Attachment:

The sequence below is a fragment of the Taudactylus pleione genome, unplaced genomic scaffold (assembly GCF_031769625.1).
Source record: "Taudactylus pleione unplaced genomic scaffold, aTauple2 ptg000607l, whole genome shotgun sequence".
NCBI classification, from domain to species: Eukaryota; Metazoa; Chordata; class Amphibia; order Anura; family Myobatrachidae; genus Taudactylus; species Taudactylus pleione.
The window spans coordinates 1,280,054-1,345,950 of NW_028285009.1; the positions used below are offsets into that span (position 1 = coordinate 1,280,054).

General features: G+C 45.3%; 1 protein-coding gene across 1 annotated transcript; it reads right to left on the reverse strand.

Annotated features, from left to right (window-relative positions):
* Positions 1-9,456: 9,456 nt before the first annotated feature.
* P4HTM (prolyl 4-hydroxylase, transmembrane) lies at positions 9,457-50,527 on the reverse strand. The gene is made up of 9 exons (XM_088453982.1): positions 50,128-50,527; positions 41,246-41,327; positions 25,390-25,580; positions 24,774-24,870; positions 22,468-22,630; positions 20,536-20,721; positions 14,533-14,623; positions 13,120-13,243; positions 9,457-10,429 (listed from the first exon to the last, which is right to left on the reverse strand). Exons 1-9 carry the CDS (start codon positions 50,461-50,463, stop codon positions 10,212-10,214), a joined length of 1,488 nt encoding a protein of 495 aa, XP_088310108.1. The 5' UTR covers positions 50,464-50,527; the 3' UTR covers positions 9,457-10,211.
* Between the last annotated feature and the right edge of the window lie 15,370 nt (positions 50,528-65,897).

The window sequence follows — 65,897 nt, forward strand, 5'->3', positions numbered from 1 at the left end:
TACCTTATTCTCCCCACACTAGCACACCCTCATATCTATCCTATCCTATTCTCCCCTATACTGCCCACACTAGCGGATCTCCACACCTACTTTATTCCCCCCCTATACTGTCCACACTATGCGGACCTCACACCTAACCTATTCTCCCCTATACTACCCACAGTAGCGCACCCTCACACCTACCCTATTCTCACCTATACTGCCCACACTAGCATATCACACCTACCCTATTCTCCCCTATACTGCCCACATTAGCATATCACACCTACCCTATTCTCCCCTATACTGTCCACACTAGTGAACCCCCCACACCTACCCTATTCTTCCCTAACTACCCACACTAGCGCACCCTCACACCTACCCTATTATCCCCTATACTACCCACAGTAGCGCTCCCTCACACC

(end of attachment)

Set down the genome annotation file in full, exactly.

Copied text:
The sequence below is a fragment of the Taudactylus pleione genome, unplaced genomic scaffold (assembly GCF_031769625.1).
Source record: "Taudactylus pleione unplaced genomic scaffold, aTauple2 ptg000607l, whole genome shotgun sequence".
NCBI classification, from domain to species: Eukaryota; Metazoa; Chordata; class Amphibia; order Anura; family Myobatrachidae; genus Taudactylus; species Taudactylus pleione.
The window spans coordinates 1,280,054-1,345,950 of NW_028285009.1; the positions used below are offsets into that span (position 1 = coordinate 1,280,054).

General features: G+C 45.3%; 1 protein-coding gene across 1 annotated transcript; it reads right to left on the reverse strand.

Annotated features, from left to right (window-relative positions):
* Positions 1-9,456: 9,456 nt before the first annotated feature.
* P4HTM (prolyl 4-hydroxylase, transmembrane) lies at positions 9,457-50,527 on the reverse strand. The gene is made up of 9 exons (XM_088453982.1): positions 50,128-50,527; positions 41,246-41,327; positions 25,390-25,580; positions 24,774-24,870; positions 22,468-22,630; positions 20,536-20,721; positions 14,533-14,623; positions 13,120-13,243; positions 9,457-10,429 (listed from the first exon to the last, which is right to left on the reverse strand). Exons 1-9 carry the CDS (start codon positions 50,461-50,463, stop codon positions 10,212-10,214), a joined length of 1,488 nt encoding a protein of 495 aa, XP_088310108.1. The 5' UTR covers positions 50,464-50,527; the 3' UTR covers positions 9,457-10,211.
* Between the last annotated feature and the right edge of the window lie 15,370 nt (positions 50,528-65,897).

The window sequence follows — 65,897 nt, forward strand, 5'->3', positions numbered from 1 at the left end:
TACCTTATTCTCCCCACACTAGCACACCCTCATATCTATCCTATCCTATTCTCCCCTATACTGCCCACACTAGCGGATCTCCACACCTACTTTATTCCCCCCCTATACTGTCCACACTATGCGGACCTCACACCTAACCTATTCTCCCCTATACTACCCACAGTAGCGCACCCTCACACCTACCCTATTCTCACCTATACTGCCCACACTAGCATATCACACCTACCCTATTCTCCCCTATACTGCCCACATTAGCATATCACACCTACCCTATTCTCCCCTATACTGTCCACACTAGTGAACCCCCCACACCTACCCTATTCTTCCCTAACTACCCACACTAGCGCACCCTCACACCTACCCTATTATCCCCTATACTACCCACAGTAGCGCTCCCTCACACC